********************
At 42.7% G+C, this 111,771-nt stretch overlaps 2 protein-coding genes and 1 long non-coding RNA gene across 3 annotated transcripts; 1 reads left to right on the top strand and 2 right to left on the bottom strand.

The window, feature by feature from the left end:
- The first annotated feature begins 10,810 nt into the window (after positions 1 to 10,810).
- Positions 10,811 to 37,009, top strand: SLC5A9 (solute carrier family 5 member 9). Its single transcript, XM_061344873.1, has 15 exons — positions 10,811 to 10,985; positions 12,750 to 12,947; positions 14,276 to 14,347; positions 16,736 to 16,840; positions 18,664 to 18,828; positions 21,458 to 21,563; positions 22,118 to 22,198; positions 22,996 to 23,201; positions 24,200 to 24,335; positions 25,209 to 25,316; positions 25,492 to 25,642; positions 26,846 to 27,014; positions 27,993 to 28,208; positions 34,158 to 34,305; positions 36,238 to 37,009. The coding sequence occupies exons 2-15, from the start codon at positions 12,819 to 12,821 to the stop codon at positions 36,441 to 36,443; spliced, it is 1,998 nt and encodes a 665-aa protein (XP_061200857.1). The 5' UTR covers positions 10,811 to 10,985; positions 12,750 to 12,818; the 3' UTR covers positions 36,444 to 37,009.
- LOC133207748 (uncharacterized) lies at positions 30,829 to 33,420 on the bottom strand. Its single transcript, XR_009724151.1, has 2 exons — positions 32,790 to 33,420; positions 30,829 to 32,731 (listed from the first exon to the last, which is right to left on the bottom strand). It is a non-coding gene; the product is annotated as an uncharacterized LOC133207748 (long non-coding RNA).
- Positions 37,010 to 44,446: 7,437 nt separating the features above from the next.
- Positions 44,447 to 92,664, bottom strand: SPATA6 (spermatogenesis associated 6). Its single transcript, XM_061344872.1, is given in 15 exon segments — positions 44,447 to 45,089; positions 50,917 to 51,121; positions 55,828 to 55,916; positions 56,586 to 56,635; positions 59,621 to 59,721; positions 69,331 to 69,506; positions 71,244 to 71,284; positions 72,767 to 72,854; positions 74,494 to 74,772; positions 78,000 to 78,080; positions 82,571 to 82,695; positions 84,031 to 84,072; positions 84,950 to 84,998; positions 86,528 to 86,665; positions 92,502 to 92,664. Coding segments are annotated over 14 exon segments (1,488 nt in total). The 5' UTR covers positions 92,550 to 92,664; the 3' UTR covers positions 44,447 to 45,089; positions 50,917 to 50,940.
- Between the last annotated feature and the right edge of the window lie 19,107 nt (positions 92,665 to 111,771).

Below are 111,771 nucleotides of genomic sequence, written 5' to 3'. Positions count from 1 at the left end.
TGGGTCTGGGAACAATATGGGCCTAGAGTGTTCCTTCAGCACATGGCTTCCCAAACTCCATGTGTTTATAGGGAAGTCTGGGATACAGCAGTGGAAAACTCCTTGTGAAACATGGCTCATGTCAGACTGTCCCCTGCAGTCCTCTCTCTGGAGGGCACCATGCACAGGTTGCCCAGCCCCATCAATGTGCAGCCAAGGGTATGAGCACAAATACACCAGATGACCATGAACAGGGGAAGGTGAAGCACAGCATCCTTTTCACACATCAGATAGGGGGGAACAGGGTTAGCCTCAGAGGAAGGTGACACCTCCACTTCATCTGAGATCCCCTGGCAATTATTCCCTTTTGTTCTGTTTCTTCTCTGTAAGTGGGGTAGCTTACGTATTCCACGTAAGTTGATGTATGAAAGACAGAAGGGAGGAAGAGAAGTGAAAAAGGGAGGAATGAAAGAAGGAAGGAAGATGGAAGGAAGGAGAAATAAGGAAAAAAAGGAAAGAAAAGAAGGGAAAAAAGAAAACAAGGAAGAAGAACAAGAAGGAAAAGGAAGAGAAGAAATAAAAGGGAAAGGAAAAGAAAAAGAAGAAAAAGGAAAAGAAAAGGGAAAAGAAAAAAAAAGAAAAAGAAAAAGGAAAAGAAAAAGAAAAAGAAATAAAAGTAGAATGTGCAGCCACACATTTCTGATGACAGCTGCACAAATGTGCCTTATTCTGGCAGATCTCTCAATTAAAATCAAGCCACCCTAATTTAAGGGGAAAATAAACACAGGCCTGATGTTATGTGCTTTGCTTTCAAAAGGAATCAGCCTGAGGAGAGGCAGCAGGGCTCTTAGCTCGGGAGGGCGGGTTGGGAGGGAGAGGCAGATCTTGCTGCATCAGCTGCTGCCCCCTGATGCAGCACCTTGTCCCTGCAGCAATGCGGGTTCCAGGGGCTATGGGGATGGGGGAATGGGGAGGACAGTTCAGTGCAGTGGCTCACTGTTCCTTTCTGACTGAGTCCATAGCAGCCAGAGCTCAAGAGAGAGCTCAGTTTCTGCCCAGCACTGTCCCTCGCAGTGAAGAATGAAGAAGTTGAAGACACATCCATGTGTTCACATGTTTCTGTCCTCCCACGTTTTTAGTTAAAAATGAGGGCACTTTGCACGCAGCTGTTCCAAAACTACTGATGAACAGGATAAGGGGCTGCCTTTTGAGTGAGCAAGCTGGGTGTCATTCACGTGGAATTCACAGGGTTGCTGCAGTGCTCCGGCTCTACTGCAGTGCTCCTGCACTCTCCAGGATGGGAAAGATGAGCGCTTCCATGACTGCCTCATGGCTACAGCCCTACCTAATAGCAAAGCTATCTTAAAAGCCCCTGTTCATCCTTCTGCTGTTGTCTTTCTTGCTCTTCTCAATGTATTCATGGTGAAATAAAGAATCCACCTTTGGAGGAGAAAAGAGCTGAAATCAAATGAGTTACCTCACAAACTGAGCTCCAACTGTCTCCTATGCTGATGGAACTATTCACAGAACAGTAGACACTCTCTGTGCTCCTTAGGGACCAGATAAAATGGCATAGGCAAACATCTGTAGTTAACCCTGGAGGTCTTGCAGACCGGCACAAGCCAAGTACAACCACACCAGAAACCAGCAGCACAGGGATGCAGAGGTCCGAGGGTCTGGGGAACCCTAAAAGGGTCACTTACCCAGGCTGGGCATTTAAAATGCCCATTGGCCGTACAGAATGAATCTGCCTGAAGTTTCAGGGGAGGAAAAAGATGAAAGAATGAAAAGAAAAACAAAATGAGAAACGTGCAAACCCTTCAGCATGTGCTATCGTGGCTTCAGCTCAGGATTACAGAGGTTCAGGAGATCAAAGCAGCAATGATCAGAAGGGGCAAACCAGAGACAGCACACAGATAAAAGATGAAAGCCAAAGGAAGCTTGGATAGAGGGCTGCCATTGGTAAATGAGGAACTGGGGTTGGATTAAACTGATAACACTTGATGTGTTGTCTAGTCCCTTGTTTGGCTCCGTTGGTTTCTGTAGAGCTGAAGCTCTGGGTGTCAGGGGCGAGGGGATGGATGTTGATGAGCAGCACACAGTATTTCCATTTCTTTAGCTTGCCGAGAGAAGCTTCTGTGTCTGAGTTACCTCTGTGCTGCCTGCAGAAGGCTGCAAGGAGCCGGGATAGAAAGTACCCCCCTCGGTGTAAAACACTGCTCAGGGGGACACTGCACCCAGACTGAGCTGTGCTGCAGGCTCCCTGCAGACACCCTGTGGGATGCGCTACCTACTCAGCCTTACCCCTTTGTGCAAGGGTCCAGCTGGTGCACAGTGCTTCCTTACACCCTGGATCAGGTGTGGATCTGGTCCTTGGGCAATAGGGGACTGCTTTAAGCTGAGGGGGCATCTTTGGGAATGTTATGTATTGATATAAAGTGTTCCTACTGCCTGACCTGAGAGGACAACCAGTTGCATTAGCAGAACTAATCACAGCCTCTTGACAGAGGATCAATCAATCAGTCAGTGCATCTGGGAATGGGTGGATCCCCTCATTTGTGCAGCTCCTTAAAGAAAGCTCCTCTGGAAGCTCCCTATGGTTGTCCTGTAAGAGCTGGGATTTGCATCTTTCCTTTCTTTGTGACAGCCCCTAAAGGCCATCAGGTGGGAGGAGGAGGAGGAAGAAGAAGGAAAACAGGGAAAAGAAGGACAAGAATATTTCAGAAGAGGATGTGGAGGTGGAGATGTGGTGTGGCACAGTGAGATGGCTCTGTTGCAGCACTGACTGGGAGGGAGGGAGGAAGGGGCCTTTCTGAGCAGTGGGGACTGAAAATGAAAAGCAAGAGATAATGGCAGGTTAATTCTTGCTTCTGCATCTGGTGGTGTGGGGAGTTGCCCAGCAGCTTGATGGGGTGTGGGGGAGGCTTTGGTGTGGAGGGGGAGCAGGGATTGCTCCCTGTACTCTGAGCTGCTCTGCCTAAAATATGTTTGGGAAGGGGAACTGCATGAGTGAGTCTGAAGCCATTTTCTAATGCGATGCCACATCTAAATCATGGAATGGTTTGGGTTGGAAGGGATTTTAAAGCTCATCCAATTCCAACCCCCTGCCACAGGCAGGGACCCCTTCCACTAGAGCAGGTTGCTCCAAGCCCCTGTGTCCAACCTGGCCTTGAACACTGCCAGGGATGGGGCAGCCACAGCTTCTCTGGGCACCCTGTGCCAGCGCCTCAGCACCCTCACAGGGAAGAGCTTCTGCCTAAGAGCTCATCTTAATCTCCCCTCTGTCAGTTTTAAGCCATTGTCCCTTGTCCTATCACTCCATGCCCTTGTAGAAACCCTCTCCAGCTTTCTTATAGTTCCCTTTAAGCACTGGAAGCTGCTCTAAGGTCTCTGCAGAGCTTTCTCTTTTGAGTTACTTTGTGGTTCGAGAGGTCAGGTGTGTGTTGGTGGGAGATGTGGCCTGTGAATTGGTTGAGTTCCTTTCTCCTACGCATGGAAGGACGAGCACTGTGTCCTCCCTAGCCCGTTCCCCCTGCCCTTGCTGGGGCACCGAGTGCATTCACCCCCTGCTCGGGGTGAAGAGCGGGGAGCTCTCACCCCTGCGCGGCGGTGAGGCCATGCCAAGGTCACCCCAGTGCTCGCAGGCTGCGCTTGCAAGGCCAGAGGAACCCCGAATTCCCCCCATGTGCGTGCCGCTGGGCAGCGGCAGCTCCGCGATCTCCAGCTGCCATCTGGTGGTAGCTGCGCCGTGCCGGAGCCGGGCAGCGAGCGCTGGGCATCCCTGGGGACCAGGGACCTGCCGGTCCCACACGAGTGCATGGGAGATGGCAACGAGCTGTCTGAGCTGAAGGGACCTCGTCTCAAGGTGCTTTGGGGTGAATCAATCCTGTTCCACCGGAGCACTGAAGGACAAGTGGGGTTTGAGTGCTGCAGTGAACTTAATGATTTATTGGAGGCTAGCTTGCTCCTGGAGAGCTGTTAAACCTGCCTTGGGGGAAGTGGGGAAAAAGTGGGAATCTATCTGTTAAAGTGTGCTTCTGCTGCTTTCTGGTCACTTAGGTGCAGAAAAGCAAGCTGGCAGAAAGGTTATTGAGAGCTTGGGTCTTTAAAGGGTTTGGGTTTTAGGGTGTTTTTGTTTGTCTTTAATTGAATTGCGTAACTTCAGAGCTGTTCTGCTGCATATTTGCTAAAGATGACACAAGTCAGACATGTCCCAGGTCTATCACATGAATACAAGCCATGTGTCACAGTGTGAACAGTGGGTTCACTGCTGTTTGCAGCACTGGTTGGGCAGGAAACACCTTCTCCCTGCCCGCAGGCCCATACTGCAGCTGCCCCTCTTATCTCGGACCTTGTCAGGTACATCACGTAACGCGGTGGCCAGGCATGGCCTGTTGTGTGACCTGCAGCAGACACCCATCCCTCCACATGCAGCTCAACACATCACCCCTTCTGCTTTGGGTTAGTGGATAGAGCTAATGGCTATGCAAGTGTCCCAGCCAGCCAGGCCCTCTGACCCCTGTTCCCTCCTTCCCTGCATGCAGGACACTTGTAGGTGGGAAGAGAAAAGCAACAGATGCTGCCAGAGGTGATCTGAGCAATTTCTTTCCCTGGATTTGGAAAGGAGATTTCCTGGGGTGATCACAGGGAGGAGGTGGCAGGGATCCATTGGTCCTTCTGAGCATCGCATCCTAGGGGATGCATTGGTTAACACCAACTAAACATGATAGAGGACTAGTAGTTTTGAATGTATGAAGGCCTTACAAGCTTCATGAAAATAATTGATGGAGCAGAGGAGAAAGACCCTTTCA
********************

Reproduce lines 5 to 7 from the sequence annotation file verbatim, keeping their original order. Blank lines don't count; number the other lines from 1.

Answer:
- LOC133207748 (uncharacterized) lies at positions 30,829 to 33,420 on the bottom strand. Its single transcript, XR_009724151.1, has 2 exons — positions 32,790 to 33,420; positions 30,829 to 32,731 (listed from the first exon to the last, which is right to left on the bottom strand). It is a non-coding gene; the product is annotated as an uncharacterized LOC133207748 (long non-coding RNA).
- Positions 37,010 to 44,446: 7,437 nt separating the features above from the next.
- Positions 44,447 to 92,664, bottom strand: SPATA6 (spermatogenesis associated 6). Its single transcript, XM_061344872.1, is given in 15 exon segments — positions 44,447 to 45,089; positions 50,917 to 51,121; positions 55,828 to 55,916; positions 56,586 to 56,635; positions 59,621 to 59,721; positions 69,331 to 69,506; positions 71,244 to 71,284; positions 72,767 to 72,854; positions 74,494 to 74,772; positions 78,000 to 78,080; positions 82,571 to 82,695; positions 84,031 to 84,072; positions 84,950 to 84,998; positions 86,528 to 86,665; positions 92,502 to 92,664. Coding segments are annotated over 14 exon segments (1,488 nt in total). The 5' UTR covers positions 92,550 to 92,664; the 3' UTR covers positions 44,447 to 45,089; positions 50,917 to 50,940.